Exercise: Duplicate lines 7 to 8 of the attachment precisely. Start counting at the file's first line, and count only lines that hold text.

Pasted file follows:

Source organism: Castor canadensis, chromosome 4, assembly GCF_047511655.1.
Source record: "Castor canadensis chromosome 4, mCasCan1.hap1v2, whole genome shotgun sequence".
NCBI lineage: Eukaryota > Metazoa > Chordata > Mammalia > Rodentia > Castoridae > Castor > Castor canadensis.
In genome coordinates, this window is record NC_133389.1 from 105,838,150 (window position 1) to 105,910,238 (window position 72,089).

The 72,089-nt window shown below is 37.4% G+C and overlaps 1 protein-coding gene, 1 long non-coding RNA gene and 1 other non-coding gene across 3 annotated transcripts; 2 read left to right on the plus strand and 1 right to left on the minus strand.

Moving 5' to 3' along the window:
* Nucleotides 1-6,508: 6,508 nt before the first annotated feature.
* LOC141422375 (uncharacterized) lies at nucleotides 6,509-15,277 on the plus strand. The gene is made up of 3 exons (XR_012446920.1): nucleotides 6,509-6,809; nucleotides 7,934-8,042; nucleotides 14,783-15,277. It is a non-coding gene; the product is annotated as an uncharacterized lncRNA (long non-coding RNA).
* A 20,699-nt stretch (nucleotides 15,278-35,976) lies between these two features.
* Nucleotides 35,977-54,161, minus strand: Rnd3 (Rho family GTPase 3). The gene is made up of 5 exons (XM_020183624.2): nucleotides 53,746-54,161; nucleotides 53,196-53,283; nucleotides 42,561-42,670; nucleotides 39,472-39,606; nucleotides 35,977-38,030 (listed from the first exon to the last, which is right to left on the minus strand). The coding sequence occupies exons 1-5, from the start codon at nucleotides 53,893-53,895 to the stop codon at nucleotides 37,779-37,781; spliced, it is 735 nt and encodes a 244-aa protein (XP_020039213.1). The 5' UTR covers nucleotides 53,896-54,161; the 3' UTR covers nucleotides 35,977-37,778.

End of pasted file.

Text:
* Nucleotides 1-6,508: 6,508 nt before the first annotated feature.
* LOC141422375 (uncharacterized) lies at nucleotides 6,509-15,277 on the plus strand. The gene is made up of 3 exons (XR_012446920.1): nucleotides 6,509-6,809; nucleotides 7,934-8,042; nucleotides 14,783-15,277. It is a non-coding gene; the product is annotated as an uncharacterized lncRNA (long non-coding RNA).